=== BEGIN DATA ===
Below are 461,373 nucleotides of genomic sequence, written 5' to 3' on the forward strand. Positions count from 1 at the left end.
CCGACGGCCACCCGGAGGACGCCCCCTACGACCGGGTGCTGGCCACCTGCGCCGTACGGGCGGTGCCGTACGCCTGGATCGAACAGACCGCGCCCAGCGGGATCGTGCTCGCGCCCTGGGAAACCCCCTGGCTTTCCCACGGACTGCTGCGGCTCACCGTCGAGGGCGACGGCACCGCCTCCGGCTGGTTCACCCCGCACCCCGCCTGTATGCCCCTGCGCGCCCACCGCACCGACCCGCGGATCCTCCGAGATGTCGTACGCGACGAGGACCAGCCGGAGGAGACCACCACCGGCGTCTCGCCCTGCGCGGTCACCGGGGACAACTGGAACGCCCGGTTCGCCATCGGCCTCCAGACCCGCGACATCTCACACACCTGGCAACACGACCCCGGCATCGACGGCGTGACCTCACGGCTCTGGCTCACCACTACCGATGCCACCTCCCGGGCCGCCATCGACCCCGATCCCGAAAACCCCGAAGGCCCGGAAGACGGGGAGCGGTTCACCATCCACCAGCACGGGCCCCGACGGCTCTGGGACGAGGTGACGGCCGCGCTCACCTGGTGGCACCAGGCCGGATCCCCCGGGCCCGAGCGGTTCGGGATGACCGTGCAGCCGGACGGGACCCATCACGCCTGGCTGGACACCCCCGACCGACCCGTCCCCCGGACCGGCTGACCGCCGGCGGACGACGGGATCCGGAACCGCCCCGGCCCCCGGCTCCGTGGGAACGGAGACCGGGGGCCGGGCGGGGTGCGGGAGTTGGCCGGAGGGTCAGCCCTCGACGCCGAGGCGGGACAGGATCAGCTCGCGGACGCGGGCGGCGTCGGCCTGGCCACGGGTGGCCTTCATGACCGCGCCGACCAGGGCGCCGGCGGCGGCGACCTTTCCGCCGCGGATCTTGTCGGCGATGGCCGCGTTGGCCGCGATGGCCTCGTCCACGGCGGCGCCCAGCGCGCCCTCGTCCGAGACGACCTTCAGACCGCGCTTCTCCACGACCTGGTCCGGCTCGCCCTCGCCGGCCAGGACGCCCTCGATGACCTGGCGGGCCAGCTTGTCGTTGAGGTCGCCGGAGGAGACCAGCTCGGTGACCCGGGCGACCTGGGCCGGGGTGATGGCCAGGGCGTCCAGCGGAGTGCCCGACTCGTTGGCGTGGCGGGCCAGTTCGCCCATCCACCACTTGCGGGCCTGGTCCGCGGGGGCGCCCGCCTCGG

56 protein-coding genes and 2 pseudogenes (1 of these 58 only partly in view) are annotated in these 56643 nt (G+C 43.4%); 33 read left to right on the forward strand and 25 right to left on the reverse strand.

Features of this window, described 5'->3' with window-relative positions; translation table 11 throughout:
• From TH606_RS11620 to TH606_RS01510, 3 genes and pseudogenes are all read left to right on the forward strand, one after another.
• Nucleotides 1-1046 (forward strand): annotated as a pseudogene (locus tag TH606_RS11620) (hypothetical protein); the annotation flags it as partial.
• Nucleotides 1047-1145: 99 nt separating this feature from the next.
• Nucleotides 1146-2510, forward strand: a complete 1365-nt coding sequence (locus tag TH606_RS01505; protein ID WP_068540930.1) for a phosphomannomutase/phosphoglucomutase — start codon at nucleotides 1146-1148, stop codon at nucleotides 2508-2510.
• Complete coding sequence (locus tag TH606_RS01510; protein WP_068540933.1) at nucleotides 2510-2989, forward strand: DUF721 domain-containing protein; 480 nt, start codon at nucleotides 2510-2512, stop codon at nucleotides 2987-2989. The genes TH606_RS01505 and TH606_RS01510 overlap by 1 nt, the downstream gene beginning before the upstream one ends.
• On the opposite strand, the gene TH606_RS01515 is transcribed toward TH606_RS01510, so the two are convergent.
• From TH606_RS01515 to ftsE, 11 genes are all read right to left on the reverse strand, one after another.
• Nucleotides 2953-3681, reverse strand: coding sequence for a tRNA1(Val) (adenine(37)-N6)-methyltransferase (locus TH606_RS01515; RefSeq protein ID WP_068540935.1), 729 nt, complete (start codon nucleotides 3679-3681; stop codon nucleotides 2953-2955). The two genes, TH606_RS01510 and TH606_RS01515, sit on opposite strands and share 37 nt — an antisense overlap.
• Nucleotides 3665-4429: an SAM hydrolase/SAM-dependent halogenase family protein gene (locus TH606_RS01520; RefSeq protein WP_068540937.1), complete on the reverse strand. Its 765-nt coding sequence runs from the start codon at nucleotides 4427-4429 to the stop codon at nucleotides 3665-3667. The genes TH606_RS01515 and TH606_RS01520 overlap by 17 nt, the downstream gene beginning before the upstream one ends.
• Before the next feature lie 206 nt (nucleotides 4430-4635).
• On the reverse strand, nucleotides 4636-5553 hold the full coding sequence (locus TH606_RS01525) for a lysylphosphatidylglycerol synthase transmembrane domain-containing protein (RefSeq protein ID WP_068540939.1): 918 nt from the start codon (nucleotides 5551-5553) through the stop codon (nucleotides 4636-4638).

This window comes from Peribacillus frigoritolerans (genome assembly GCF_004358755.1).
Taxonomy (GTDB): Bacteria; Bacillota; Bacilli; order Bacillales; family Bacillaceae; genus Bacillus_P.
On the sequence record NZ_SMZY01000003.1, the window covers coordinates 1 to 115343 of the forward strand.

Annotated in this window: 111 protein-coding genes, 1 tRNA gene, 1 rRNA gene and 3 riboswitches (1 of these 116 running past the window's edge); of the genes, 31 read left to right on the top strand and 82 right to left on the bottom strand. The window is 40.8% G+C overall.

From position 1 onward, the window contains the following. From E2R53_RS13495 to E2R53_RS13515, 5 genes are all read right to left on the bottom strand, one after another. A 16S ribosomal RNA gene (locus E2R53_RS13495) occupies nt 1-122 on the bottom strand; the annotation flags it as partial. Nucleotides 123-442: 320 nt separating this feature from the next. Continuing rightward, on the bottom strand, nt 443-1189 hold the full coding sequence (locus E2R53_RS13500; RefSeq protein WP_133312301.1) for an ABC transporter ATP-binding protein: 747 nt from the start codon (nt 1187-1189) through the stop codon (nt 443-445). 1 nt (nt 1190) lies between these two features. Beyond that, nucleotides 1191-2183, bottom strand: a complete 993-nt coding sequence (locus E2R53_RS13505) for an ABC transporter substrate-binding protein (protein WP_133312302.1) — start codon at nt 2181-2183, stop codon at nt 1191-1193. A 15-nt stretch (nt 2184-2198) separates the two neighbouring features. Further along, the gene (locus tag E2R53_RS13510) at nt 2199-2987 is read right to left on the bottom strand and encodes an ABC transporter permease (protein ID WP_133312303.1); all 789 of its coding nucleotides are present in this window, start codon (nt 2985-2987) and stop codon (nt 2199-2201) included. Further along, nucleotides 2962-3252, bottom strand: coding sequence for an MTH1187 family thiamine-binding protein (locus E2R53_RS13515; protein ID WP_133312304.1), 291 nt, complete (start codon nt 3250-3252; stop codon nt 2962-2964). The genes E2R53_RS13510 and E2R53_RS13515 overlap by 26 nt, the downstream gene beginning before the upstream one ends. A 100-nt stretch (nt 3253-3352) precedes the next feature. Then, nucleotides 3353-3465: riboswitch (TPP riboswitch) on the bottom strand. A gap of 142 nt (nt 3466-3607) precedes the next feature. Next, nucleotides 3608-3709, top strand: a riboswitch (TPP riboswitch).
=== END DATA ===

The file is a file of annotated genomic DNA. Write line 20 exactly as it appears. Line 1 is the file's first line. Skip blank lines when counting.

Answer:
From position 1 onward, the window contains the following. From E2R53_RS13495 to E2R53_RS13515, 5 genes are all read right to left on the bottom strand, one after another. A 16S ribosomal RNA gene (locus E2R53_RS13495) occupies nt 1-122 on the bottom strand; the annotation flags it as partial. Nucleotides 123-442: 320 nt separating this feature from the next. Continuing rightward, on the bottom strand, nt 443-1189 hold the full coding sequence (locus E2R53_RS13500; RefSeq protein WP_133312301.1) for an ABC transporter ATP-binding protein: 747 nt from the start codon (nt 1187-1189) through the stop codon (nt 443-445). 1 nt (nt 1190) lies between these two features. Beyond that, nucleotides 1191-2183, bottom strand: a complete 993-nt coding sequence (locus E2R53_RS13505) for an ABC transporter substrate-binding protein (protein WP_133312302.1) — start codon at nt 2181-2183, stop codon at nt 1191-1193. A 15-nt stretch (nt 2184-2198) separates the two neighbouring features. Further along, the gene (locus tag E2R53_RS13510) at nt 2199-2987 is read right to left on the bottom strand and encodes an ABC transporter permease (protein ID WP_133312303.1); all 789 of its coding nucleotides are present in this window, start codon (nt 2985-2987) and stop codon (nt 2199-2201) included. Further along, nucleotides 2962-3252, bottom strand: coding sequence for an MTH1187 family thiamine-binding protein (locus E2R53_RS13515; protein ID WP_133312304.1), 291 nt, complete (start codon nt 3250-3252; stop codon nt 2962-2964). The genes E2R53_RS13510 and E2R53_RS13515 overlap by 26 nt, the downstream gene beginning before the upstream one ends. A 100-nt stretch (nt 3253-3352) precedes the next feature. Then, nucleotides 3353-3465: riboswitch (TPP riboswitch) on the bottom strand. A gap of 142 nt (nt 3466-3607) precedes the next feature. Next, nucleotides 3608-3709, top strand: a riboswitch (TPP riboswitch).